Patients with these conditions will not be able to practice BBT even if they have bronchial asthma or any other condition that lead to hyperventilation . These conditions include kidney failure specially if patient on dialysis, current organ transplant, previous brain hemorrhage, recent heart attack or stroke, cardiac peacemaker device, active stomach ulcer, pregnancy, schizophrenia, uncontrolled high blood pressure, any current cancer treatment, sickle- cell anemia and sever emphysema with heart failure. (Oliver,2009)
Conclusions Asthma is a common lung disease around the world and usually patients suffer from a lot of sign and symptoms like attacks of shortness of breath, chest tightness, and coughing that may affect their quality of life so that it need pharmacological agents to control it beside non-pharmacological techniques of pulmonary rehab such as buteyko technique. Buteyko breathing technique is a complementary method that proven it is effectiveness to control breathing in hyperventilation cases such as asthma and improve their quality of life, level of exercises, and forced respiratory volume. There are five core components of the buteyko breathing technique that they are the nose breathin , relax upper muscles, use diaphragm breathing, small gentle breaths and maintain good posture. The buteyko exercises can be done 3-5 times a day and it need committed for these exercises and make lifestyle changes, to be able to use fewer medication.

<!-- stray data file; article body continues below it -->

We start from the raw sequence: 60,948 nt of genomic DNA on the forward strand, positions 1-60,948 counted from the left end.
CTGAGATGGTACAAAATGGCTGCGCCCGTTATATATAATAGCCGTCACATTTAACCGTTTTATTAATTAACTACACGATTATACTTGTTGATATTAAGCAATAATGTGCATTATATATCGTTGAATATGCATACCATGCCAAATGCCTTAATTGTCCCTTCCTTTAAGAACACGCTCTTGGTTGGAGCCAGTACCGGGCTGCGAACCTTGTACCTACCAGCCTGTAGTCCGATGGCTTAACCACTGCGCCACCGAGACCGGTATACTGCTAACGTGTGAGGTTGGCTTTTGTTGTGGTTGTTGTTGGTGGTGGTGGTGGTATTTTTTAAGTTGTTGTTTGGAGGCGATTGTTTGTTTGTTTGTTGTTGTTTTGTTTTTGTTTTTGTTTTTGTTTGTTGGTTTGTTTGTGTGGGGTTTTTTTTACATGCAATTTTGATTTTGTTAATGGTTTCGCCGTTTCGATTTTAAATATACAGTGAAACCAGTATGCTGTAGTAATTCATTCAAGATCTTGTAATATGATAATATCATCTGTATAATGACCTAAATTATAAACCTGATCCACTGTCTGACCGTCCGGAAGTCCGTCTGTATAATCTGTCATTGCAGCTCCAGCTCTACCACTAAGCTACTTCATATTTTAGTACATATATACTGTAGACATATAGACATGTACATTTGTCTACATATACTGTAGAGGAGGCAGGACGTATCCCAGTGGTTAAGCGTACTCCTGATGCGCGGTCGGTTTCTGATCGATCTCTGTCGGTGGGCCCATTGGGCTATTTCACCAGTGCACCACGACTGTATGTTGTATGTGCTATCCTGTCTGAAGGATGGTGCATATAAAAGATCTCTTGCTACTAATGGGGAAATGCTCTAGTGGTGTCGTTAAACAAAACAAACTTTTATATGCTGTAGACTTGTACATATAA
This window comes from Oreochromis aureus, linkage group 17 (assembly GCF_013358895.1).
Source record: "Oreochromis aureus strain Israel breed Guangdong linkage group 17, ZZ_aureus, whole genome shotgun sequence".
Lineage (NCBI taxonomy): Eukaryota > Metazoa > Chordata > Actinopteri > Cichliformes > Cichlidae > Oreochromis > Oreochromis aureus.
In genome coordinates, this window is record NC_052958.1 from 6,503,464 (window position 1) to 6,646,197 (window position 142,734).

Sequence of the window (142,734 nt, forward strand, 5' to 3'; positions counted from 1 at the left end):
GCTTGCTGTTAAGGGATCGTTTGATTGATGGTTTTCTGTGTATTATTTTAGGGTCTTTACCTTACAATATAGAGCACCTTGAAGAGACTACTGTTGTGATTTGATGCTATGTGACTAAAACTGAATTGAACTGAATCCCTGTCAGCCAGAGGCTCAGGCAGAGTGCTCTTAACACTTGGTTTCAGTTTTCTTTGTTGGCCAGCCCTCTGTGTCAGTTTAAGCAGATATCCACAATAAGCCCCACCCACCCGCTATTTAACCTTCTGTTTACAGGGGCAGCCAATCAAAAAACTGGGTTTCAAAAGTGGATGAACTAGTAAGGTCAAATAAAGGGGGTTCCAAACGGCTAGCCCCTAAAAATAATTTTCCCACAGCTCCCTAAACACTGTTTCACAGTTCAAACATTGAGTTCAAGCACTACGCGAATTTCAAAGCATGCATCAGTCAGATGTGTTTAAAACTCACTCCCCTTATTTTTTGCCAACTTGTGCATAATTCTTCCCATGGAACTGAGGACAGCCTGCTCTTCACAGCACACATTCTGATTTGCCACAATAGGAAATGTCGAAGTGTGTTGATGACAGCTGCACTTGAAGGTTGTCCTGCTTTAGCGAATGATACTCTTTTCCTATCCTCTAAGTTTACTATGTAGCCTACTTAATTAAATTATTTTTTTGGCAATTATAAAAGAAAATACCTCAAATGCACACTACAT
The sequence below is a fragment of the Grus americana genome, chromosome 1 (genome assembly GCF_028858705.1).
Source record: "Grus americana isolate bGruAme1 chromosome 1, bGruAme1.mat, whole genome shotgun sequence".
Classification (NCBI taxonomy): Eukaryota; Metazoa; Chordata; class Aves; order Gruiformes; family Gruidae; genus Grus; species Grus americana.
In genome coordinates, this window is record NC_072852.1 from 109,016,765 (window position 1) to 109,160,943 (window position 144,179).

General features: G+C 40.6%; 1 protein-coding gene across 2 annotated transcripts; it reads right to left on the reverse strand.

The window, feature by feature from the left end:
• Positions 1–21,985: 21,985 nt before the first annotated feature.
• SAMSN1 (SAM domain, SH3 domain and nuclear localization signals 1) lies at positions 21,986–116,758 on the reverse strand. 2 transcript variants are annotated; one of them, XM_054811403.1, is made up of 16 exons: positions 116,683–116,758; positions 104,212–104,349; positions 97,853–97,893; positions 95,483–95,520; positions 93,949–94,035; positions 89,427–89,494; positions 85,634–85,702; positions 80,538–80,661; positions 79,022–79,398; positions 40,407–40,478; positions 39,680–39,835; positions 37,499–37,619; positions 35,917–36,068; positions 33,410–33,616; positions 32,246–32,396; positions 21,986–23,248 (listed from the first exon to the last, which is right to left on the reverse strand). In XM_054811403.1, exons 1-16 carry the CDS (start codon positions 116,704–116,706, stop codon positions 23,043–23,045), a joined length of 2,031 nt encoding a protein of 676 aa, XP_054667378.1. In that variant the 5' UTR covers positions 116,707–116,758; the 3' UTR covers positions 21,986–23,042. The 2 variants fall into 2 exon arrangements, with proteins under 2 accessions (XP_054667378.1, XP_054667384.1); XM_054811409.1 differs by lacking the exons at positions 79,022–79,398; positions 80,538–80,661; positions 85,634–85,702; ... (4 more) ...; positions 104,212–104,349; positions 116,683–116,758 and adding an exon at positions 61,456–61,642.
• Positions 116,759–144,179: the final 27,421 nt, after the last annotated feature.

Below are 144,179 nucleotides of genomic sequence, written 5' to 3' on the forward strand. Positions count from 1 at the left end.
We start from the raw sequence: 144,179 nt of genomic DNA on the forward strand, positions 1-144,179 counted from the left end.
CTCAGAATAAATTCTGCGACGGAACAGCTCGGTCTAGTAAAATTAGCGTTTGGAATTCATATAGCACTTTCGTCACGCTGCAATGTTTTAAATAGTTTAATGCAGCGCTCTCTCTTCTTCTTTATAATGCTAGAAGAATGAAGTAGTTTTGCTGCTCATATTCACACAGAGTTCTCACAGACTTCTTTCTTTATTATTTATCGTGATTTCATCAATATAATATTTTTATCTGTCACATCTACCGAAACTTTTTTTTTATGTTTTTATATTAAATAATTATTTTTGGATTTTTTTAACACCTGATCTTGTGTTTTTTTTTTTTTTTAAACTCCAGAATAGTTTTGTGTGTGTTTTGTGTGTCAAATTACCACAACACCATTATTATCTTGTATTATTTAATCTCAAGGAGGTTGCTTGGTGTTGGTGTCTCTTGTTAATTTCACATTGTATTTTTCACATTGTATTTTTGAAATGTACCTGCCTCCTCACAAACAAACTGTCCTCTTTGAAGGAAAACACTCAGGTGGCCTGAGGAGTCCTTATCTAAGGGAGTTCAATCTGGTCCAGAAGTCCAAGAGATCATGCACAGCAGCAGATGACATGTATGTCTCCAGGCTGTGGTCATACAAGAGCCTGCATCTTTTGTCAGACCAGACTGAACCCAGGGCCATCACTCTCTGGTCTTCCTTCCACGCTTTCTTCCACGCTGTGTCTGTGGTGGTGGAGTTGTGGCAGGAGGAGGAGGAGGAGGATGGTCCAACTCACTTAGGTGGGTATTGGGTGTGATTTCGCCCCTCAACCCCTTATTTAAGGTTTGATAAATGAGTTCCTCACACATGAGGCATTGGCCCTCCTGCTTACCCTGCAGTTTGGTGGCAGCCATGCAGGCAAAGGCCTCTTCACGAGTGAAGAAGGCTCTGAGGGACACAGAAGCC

Non Steroidal Anti Inflammatory Drugs (NSAID): Effects